Crews should soon pour concrete to patch an access portal cut into the outer shield building at Davis-Besse nuclear plant to replace the plant’s reactor head, a FirstEnergy spokesman said.

But the plant cannot resume operation until a probe of hairline cracks found in the shield building’s concrete after they cut that hole in October is complete, said a Nuclear Regulatory Commission (NRC) spokesman.

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“Until we have confidence that the cracks in the Shield Building don’t have any safety implications, the plant won’t go back online,” said Viktoria Mytling, spokesman at the NRC’s regional office in Chicago.

She said a minor electrical fire that FirstEnergy Nuclear Operating Co. reported early Wednesday morning at the plant “is not a safety concern,” but the federal agency expects FirstEnergy to investigate why a valve leak blamed for the fire occurred and will review the utility’s findings.

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NRC inspectors at the plant were “monitoring the situation as it happened,” the spokesman said.

An alert released at Davis-Besse at 2:22 a.m. because of the fire, which affected an electrical panel in the plant’s auxiliary building. The fire burned itself out within about 15 minutes, FirstEnergy spokesman Jennifer Young said. The alert ended at 4:43 a.m.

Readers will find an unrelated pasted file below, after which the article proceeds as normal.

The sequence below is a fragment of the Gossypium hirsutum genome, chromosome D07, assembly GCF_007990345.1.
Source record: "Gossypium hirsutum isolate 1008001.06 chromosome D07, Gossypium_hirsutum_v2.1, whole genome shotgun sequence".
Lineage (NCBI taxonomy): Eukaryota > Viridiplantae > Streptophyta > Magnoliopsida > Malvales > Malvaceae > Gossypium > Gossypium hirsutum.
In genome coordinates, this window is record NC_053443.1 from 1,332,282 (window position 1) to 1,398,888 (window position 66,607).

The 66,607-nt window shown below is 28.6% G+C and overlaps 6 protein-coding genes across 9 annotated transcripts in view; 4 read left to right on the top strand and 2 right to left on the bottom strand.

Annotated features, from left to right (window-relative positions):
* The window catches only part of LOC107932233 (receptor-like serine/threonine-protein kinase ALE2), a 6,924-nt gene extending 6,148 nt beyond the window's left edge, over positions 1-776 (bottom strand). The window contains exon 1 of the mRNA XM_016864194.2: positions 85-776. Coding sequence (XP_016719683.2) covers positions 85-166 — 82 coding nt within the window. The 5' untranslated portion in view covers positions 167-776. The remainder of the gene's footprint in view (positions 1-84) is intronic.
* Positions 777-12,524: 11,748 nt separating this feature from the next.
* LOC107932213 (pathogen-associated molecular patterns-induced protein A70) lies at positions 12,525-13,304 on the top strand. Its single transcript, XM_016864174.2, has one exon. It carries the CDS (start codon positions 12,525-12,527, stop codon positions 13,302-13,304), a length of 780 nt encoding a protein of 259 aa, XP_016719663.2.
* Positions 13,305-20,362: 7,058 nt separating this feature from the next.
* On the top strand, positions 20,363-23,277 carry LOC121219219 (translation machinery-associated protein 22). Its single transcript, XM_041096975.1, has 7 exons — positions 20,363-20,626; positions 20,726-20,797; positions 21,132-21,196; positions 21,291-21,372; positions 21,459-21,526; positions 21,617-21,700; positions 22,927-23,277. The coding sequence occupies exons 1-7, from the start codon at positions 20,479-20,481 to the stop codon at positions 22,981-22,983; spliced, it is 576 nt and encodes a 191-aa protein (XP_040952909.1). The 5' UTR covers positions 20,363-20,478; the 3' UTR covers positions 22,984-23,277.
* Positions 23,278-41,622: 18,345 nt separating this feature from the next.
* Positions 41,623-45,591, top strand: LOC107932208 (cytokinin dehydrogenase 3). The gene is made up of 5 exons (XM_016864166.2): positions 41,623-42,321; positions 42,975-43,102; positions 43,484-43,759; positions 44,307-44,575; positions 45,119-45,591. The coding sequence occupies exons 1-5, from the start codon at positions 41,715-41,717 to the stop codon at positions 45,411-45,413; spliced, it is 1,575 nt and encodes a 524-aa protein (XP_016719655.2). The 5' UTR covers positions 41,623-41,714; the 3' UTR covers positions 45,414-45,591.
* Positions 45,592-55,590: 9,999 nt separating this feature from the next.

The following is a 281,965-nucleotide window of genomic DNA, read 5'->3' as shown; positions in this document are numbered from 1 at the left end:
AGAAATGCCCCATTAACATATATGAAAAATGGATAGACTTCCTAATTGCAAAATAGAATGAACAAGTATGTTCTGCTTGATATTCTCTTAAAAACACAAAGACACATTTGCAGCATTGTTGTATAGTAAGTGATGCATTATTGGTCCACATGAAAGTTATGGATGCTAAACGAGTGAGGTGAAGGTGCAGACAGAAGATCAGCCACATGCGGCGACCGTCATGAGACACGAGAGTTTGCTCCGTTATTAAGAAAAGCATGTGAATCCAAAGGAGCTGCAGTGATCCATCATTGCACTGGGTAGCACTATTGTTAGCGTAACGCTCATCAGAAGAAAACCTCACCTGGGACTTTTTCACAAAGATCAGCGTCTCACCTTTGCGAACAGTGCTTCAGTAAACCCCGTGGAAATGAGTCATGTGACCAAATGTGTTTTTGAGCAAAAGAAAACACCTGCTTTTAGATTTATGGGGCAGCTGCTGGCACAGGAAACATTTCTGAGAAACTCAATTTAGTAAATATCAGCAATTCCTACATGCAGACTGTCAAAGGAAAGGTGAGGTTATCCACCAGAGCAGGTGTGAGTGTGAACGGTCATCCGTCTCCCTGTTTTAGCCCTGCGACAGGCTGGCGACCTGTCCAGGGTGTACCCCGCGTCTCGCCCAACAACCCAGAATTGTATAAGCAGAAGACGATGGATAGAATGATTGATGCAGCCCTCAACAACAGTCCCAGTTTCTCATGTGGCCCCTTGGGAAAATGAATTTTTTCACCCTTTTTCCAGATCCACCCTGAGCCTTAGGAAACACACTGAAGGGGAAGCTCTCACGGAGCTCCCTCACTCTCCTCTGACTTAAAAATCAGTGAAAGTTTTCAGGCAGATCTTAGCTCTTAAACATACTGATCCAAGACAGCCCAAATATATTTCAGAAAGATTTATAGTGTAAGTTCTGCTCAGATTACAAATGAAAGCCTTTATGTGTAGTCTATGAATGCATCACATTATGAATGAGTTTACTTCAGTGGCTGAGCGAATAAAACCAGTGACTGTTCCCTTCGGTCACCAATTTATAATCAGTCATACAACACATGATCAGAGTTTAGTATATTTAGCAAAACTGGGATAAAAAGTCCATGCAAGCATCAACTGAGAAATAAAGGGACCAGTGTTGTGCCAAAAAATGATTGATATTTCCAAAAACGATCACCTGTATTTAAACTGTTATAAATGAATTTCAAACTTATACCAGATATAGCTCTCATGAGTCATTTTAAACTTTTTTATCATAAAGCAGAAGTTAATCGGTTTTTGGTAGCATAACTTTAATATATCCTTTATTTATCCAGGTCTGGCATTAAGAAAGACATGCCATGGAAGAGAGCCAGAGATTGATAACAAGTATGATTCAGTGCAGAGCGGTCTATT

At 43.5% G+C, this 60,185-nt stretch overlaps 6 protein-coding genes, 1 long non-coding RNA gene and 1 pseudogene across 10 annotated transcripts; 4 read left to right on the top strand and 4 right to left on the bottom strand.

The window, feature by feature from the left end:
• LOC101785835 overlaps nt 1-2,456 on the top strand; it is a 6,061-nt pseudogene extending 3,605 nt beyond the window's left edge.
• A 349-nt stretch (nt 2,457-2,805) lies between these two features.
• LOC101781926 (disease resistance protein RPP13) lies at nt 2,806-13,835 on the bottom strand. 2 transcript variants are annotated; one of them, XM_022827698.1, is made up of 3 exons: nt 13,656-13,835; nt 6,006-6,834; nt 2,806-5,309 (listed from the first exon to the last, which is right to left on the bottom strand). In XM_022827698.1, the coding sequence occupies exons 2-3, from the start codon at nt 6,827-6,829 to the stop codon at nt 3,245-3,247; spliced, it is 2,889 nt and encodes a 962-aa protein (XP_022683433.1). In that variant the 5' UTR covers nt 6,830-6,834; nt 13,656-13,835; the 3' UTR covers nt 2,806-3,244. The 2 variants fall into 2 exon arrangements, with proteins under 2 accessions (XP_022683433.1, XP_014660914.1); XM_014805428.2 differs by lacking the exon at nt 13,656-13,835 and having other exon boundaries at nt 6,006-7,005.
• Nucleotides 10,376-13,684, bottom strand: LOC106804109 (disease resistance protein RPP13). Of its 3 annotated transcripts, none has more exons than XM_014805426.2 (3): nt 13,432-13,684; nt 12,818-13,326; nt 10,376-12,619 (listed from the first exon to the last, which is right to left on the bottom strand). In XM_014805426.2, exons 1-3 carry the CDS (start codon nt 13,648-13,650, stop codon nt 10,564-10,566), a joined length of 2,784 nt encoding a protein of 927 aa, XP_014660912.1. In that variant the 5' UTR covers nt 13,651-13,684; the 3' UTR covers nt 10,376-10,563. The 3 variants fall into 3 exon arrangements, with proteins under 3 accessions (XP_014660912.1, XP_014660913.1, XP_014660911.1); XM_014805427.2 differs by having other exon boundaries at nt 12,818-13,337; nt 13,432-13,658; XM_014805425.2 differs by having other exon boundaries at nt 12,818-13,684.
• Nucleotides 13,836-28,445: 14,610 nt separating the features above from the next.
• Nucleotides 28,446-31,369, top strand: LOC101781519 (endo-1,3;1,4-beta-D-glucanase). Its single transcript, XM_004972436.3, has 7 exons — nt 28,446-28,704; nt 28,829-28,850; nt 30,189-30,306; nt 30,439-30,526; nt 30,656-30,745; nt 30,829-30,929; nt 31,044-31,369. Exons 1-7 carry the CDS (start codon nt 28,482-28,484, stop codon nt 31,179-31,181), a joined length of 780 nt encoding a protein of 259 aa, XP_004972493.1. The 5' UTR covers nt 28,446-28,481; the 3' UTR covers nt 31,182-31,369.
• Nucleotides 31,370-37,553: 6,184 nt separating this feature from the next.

Water leaking from a valve on a pipe supplying water to offices in the building leaked onto the electrical panel, which supported a sump pump in the building, Young said. The water caused an electric arc that started the fire, she said.

The plant shut down Oct. 1 for the reactor head replacement and thus was not operating when the fire occurred.

The reactor remains contained and protected by separate 1 1/2-inch steel and 2-foot concrete structures through which they cut a large hole to provide external access for replacing the reactor head.

After they cut the concrete, workers discovered an “indication” of a 30-foot hairline crack, and subsequent tests revealed similar “indications” throughout the structure. FirstEnergy later said most such cracks were in decorative “architectural” concrete attached to the building’s exterior to give it texture, but also disclosed it was investigating several “indications” of cracks of a different nature in the concrete.

The reactor head replacement wrapped up and they welded the steel removed to create the access hole back into place and pressure tested, Young said. The shield building hole should be ready to go by the end of this week, she said.

Mytling said such patching would not affect the NRC investigation, and no timetable is in place for restarting the plant.

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